Patterico's Pontifications


GOP Debate: Open Thread

Filed under: General — Patterico @ 12:33 pm

I was out all night last night, but apparently there was another debate.

What did you think?

P.S. Word is Perry did better than in previous performances, while people piled on Gingrich.

Did any of it make any difference?

Curb Your Enthusiasm?

Filed under: 2012 Election — Karl @ 7:16 am

[Posted by Karl]

Gallup‘s Frank Newport reports:

Republicans’ enthusiasm about voting in the election for president next year has decreased, with 49% of Republicans and independents who lean Republican now saying they are more enthusiastic than usual about voting, down from 58% in September. This narrows the gap between them and Democrats, 44% of whom are more enthusiastic than usual, essentially the same as in September.

However, there are several reasons to not panic about the current level of GOP enthusiasm.

First, Republicans still maintain an enthusiasm gap consistent with the GOP controlled years of 2000-04. 

Second, Gallup is polling this question earlier than in past cycles, so the comparison is not apples-to-apples. 

Third, as Newport notes, “The decrease in Republicans’ enthusiasm could reflect the intensive and bruising battle for the GOP nomination going on within the party, and the rapid rise and fall of various candidates in the esteem of rank-and-file Republicans nationwide.”  This theory, which I think is related to second point, finds support in Newt Gingrich’s current front-runner status.  It is more difficult for Republican voters to be enthsiastic during the part of the campaign where the candidates are focusing on each other’s negatives.  Although Gingrich is having to go a bit negative now that he’s at the top, he got there in part by not criticizing rivals whose voters he wanted and by bashing debate moderators for encouraging intramural fights (even though that’s what a nomination campaign is).

Fourth, Gallup has previously noted it has “less historical data on the ‘more enthusiastic than usual about voting’ question, and thus far, it has not established a strong link between enthusiasm and voter turnout.”  Although it seems intuitive that such a link should exist, and the more enthusiastic side does seem to do better in elections, enthusiasm does seem to have its limits as a predictor.  Dem pollster Mark Mellman noted this before the 2010 midterm:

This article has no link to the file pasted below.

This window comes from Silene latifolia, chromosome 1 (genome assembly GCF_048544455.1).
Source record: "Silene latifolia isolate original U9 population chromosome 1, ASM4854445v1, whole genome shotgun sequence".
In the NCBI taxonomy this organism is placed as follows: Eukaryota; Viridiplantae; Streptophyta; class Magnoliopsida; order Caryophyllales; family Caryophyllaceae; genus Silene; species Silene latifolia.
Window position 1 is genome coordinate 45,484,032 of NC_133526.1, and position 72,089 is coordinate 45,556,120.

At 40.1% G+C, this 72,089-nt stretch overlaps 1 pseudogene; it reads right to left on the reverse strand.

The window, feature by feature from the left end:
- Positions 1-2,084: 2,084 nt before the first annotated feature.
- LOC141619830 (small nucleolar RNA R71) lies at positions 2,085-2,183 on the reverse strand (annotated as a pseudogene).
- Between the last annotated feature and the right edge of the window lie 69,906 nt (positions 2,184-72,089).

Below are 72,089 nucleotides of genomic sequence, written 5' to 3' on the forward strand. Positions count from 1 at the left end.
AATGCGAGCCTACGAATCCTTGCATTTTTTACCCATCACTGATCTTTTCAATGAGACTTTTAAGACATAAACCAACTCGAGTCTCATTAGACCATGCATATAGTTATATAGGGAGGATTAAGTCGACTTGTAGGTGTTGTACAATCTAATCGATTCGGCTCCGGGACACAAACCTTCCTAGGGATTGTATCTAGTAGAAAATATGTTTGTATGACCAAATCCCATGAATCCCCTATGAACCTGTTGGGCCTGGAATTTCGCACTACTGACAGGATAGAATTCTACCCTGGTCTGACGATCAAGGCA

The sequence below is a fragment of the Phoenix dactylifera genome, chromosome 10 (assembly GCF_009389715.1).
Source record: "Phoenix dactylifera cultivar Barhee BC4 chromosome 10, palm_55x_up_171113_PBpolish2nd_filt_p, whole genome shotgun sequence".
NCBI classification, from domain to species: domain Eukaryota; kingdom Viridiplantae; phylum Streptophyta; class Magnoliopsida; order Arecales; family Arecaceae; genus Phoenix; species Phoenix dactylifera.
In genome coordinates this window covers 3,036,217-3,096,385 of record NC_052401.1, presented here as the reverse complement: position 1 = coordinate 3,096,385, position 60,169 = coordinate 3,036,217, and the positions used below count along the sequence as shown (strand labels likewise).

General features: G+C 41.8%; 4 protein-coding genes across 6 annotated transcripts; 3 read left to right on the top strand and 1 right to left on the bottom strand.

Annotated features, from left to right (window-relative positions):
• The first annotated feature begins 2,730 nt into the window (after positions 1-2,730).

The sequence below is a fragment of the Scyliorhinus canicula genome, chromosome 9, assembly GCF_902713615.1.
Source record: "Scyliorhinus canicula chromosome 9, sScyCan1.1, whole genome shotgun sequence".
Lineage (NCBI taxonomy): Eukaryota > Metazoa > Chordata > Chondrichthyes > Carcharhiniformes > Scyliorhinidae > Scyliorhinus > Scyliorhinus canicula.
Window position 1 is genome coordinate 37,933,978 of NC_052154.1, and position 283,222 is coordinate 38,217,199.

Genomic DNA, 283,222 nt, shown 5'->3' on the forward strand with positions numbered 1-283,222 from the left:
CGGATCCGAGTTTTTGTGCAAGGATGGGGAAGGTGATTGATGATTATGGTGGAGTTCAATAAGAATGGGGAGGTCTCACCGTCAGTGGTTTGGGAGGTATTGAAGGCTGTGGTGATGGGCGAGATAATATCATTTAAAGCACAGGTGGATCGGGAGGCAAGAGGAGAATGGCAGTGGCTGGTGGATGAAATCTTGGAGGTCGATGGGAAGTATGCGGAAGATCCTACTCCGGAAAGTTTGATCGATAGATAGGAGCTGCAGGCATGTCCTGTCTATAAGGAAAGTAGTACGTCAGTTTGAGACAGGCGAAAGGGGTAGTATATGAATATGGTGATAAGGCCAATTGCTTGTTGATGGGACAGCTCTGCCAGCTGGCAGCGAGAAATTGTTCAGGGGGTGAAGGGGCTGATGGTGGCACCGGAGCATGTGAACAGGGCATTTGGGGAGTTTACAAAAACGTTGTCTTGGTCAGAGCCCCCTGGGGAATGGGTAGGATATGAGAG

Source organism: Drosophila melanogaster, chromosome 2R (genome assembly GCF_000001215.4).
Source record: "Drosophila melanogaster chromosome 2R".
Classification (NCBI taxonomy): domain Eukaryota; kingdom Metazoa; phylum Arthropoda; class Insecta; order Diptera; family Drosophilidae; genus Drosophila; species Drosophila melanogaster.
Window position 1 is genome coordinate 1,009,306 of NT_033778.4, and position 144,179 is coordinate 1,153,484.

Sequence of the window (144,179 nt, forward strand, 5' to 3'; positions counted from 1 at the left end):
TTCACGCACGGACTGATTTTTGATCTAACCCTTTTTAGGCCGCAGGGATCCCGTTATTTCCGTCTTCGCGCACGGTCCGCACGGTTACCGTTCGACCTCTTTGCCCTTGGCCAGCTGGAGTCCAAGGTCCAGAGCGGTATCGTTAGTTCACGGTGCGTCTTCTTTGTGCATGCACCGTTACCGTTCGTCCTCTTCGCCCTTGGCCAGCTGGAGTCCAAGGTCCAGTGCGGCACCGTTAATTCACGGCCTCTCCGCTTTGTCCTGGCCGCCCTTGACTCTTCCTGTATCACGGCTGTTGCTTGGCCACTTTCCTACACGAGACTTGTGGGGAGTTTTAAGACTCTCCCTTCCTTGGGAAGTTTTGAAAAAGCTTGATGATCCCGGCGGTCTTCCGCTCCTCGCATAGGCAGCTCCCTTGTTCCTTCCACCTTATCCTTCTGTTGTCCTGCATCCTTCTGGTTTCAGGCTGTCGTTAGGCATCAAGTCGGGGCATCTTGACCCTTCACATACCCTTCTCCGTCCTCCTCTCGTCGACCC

One final piece of evidence on the relevance of enthusiasm to turnout is provided by George Mason Professor Michael McDonald, who noted that the 62 percent who told Gallup they were enthusiastic about voting in this year’s election was “the highest level of enthusiasm among registered voters in a midterm election since Gallup began asking this question in October 1994. 

The next highest level was recorded at 49 percent in a June 2006 poll, a difference of 13 percentage points.” Moreover, that 62 percent is on par with responses in presidential years. Indeed, it is just seven points lower than the level of enthusiasm expressed before the 2008 presidential election and almost 20 points higher than that leading into the 2000 presidential. 

Anybody want to bet that turnout in this midterm will be higher than in the 2000 presidential?

Although 2010 was a good year for the GOP, that would have been a bad bet — turnout was lower in 2010 than in 2000, both in raw numbers and (more significantly) in the percentage of voting-age turnout.  Indeed, by the second measure, 2010 turnout was below the GOP wave year of 1994.  This point goes to overall turnout, rather than the enthusiasm gap between the parties, but ask yourself whether that gap — even in a wave year like 1994 — is itself a residual effect of the economy.


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